Possessives in Portuguese – like nouns – can either be masculine or feminine.
You also know possessives take on the gender of the noun that it refers to.
You would use “seu” or “sua” according to the gender of the possession – be it masculine or feminine.
- Your mother – sua mãe
- Your car – seu carro
So you see we use the possessive adjective “your” irrespective whether the possession is masculine or feminine.
Also in English we do the opposite.
We use the gender of the possessive adjective according to the gender of the possessor/owner and not according to the possession.
The possessive noun is thus determined by whether the possessor/owner is masculine or feminine – he or she, his or her.
In Portuguese, “carro” is masculine and you would say “seu” regardless of whether the possessor is masculine or feminine.
In English this is different.
- Is it John’s mother? Yes, it’s “his” mother.
- Is it Mary’s car? Yes, it’s “her” car.
This should be fairly easy to understand, but Brazilians still seem to be confused by it.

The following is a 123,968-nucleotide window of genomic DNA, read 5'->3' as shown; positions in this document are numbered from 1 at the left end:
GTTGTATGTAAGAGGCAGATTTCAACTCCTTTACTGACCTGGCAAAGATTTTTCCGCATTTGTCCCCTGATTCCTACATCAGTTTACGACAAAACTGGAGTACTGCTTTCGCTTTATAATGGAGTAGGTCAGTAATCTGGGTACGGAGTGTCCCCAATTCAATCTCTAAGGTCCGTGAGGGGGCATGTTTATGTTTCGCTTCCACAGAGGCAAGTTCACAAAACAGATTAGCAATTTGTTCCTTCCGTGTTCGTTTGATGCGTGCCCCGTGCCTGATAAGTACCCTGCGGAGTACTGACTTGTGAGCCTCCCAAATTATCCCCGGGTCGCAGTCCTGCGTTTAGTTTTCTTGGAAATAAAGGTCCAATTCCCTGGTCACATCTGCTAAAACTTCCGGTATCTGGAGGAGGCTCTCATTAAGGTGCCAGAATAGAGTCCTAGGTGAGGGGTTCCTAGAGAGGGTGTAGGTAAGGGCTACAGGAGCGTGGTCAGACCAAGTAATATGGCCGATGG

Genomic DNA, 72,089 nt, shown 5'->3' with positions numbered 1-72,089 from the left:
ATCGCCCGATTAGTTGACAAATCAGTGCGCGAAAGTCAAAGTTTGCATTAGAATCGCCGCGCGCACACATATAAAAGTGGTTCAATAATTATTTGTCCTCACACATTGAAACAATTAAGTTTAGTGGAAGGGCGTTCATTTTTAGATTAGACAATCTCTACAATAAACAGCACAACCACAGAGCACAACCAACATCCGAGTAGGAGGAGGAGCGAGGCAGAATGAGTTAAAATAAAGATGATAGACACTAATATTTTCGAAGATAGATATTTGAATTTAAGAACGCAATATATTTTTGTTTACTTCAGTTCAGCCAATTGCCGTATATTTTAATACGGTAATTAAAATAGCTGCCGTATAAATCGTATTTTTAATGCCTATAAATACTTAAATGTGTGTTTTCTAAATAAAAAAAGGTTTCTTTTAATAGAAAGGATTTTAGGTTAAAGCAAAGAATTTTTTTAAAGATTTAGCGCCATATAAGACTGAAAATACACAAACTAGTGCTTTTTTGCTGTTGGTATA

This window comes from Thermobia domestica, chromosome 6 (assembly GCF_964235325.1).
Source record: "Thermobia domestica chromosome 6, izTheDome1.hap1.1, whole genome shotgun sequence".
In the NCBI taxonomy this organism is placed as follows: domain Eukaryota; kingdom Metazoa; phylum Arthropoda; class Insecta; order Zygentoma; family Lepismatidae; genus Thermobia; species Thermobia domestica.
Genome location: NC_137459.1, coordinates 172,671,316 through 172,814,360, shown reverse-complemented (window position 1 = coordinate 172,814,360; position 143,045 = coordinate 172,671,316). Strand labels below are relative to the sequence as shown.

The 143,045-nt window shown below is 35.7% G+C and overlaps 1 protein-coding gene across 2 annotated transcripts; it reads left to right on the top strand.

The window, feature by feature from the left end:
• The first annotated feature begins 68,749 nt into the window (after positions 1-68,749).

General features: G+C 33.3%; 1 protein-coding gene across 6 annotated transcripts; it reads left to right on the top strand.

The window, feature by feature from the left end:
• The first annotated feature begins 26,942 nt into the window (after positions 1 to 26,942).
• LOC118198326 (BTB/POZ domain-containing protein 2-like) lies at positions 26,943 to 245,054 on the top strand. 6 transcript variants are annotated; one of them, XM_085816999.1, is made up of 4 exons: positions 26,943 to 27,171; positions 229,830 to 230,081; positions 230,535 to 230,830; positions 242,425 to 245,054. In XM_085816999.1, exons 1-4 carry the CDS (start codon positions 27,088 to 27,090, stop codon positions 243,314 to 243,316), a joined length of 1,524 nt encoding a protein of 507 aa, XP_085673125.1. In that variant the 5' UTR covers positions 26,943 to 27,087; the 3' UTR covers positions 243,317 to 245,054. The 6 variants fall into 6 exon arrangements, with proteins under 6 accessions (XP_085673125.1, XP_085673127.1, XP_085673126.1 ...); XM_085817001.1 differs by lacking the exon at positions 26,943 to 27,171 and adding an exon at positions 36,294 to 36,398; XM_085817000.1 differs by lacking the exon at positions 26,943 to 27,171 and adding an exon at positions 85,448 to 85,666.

- Let’s look at another difference when using the possessive form in English.
Esse é o livro de John or Aquele é o livro de John
Lit. That is the book of John.
In English we say:
That is John’s book.
Thus in English this possessive statement would normally be reversed.
Also in English we would use the apostrophe – s to indicate possession – i.e. John’s book
What about your use of dele and dela?
- A casa de Maria e bonita. Eu gusto da casa dela
- A casa de Joao e bonita. Eu gusto da casa dele
- Mary’s house is beautiful. I like her house.
- John’s house is beautiful. I like his house
Note in English we have:
- The apostrophe -s, and
- The reversal of the possessive adjective and noun.
casa dela = her house
casa dele = his house
Note: Exactly the same principle would of course apply for the plural forms, deles and delas